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Clap

Clap: (v) to applaud

I have spent much of my human journey with two little toes in heaven and the rest of my footage on Earth.

Those two little toes did not go to market. They went to church.

It’s where I sang my first song.

It’s where I met my first girlfriend.

And it’s still one of my favorite spots for spontaneous dozing.

One of the things I discovered about the experience of “church attendance ” is that there is a wide range of opinions on many subjects.

Clapping would be one.

Some churches believe it’s sacrilegious to express appreciation, worship or excitement by striking palms. They find it Biblically and spiritually unsound.

Other churches clap so much that you can’t hear anything else going on. They clap for everything. It’s kind of a “clapping without ceasing.”

As a person who shares his talent in a church, I have to admit to myself that I am also a performer and an artist. (Although I think the word “artist” is overused–even by me.)

As a performer, I do have an ego. Ego is not a bad thing–it’s that little “Nancy-cheerleader” who keeps us from jumping off a cliff just because we had a bad day. (“It might get better tomorrow. Yea, team!”)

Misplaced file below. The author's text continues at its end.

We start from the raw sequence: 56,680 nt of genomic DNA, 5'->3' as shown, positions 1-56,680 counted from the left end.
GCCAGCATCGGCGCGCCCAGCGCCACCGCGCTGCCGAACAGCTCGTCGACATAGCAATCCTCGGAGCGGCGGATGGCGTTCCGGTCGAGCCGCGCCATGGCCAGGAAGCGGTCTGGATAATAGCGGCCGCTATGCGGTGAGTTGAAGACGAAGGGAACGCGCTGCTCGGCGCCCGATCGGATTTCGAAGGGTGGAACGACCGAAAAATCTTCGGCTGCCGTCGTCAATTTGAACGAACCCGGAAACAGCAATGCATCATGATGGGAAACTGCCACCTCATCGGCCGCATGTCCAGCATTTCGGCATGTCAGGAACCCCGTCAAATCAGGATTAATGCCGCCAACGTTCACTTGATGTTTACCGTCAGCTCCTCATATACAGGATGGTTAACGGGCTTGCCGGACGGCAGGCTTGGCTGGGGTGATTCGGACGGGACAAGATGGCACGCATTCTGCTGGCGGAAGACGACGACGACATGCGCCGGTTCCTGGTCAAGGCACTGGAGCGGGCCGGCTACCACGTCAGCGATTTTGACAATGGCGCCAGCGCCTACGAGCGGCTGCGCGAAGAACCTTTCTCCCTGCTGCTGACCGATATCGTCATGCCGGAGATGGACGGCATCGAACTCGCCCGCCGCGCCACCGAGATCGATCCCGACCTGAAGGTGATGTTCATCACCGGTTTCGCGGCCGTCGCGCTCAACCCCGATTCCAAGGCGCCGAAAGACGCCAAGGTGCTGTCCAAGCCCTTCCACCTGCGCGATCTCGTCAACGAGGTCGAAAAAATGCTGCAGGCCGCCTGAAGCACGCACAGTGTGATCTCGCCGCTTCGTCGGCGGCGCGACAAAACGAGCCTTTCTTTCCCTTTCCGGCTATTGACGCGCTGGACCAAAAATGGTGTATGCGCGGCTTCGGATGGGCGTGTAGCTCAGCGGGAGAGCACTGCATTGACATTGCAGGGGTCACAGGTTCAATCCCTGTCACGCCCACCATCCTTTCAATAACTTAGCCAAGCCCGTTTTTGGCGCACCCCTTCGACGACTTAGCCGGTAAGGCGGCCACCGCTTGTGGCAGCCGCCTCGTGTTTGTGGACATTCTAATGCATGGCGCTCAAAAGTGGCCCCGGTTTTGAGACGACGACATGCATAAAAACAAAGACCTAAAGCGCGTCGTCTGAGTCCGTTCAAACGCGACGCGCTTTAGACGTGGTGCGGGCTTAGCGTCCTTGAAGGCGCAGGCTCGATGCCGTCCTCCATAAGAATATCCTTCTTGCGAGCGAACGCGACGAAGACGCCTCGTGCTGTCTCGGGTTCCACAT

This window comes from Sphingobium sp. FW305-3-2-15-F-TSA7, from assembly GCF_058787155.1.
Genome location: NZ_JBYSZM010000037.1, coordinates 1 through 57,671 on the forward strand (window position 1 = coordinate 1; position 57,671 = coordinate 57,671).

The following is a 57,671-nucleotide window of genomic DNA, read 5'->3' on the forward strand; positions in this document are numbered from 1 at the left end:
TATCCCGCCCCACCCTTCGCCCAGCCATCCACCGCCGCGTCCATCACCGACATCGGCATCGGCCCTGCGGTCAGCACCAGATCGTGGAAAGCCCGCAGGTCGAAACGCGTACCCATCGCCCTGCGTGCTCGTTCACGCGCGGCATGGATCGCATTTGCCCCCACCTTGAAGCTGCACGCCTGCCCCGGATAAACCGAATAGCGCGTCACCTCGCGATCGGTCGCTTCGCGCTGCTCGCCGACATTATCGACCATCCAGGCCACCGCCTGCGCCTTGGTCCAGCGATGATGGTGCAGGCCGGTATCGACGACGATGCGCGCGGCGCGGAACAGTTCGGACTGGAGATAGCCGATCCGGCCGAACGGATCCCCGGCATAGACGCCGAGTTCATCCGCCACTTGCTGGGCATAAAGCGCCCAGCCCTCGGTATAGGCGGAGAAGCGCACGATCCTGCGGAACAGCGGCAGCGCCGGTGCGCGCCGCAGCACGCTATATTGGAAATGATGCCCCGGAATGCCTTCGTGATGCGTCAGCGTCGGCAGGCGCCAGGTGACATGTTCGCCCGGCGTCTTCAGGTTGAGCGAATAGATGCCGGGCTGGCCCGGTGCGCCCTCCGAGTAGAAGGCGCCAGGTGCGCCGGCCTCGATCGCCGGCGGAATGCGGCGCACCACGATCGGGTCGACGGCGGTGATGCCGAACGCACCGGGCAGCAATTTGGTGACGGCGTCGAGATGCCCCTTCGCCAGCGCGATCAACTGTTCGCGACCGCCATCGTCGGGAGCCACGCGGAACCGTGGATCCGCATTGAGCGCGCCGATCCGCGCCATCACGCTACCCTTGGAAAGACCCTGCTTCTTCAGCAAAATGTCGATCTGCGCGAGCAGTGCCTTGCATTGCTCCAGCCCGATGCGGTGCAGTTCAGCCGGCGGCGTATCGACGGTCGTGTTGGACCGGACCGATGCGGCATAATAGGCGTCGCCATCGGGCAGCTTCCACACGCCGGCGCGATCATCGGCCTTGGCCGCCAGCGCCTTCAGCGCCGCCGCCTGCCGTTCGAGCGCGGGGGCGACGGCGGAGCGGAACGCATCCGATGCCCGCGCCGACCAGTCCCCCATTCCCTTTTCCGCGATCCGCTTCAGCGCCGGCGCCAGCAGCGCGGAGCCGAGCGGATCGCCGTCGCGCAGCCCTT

When you perform a song, come to the end, and receive silence, it is not golden.

It’s rather moldy.

Ashen.

Empty.

I’m told I’m supposed to sing to the glory of God. But it was God who said, “Clap your hands, all ye people.”

If you’re afraid I’ll get the big-head if you applaud my efforts, then you should pray for me. Don’t snub me.

Until we understand that the Universe pushes energy one direction and there is supposed to be a push coming back from the other way, or else something is afoul, we may just continue to believe that God is so insecure that He is frustrated with anyone else receiving adequate appreciation for his efforts.

Since I wouldn’t even have lunch with someone who’s cantankerous, I choose to believe that when I perform, God applauds, the angels screech…and the congregation should follow suit.

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Chronological

Chronological: (adj) description of event in order

As long as you’re alive, you can keep the chronological events of your journey in order–even when people insist “you misremembered.” (One of the additional drawbacks to dying is that you’re suddenly at the mercy of someone else’s chronological breakdown of your life.)

Chronological is essential because it tells us if we’re actually making progress, or if we keep backsliding to our forward progress. Without this knowledge, we can either become discouraged because of a lack of direction, or elated over a false promotion of actual events.